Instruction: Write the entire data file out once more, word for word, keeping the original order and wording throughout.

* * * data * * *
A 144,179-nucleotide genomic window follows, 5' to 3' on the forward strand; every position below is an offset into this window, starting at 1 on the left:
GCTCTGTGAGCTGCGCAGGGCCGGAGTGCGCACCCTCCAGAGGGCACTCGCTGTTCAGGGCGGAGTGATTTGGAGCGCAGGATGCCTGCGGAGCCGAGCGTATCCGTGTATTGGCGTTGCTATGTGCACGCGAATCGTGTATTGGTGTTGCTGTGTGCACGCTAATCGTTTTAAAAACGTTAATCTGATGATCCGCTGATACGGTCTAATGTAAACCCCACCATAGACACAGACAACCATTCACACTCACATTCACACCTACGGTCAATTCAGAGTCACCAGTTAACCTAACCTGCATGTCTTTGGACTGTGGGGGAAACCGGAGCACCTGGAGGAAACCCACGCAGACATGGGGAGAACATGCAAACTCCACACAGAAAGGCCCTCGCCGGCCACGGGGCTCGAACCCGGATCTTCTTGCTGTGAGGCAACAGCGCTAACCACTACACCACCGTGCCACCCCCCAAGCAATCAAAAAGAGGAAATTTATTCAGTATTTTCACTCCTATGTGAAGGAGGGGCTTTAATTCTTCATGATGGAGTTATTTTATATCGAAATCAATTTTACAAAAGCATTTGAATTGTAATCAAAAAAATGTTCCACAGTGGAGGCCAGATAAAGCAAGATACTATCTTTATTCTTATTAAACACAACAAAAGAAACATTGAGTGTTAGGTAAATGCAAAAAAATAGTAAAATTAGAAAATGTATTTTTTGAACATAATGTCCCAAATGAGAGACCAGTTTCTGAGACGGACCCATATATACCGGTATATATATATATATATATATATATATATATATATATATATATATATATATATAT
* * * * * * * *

A 144,179-nucleotide genomic window follows, 5' to 3' on the forward strand; every position below is an offset into this window, starting at 1 on the left:
GCTCTGTGAGCTGCGCAGGGCCGGAGTGCGCACCCTCCAGAGGGCACTCGCTGTTCAGGGCGGAGTGATTTGGAGCGCAGGATGCCTGCGGAGCCGAGCGTATCCGTGTATTGGCGTTGCTATGTGCACGCGAATCGTGTATTGGTGTTGCTGTGTGCACGCTAATCGTTTTAAAAACGTTAATCTGATGATCCGCTGATACGGTCTAATGTAAACCCCACCATAGACACAGACAACCATTCACACTCACATTCACACCTACGGTCAATTCAGAGTCACCAGTTAACCTAACCTGCATGTCTTTGGACTGTGGGGGAAACCGGAGCACCTGGAGGAAACCCACGCAGACATGGGGAGAACATGCAAACTCCACACAGAAAGGCCCTCGCCGGCCACGGGGCTCGAACCCGGATCTTCTTGCTGTGAGGCAACAGCGCTAACCACTACACCACCGTGCCACCCCCCAAGCAATCAAAAAGAGGAAATTTATTCAGTATTTTCACTCCTATGTGAAGGAGGGGCTTTAATTCTTCATGATGGAGTTATTTTATATCGAAATCAATTTTACAAAAGCATTTGAATTGTAATCAAAAAAATGTTCCACAGTGGAGGCCAGATAAAGCAAGATACTATCTTTATTCTTATTAAACACAACAAAAGAAACATTGAGTGTTAGGTAAATGCAAAAAAATAGTAAAATTAGAAAATGTATTTTTTGAACATAATGTCCCAAATGAGAGACCAGTTTCTGAGACGGACCCATATATACCGGTATATATATATATATATATATATATATATATATATATATATATATATATATATAT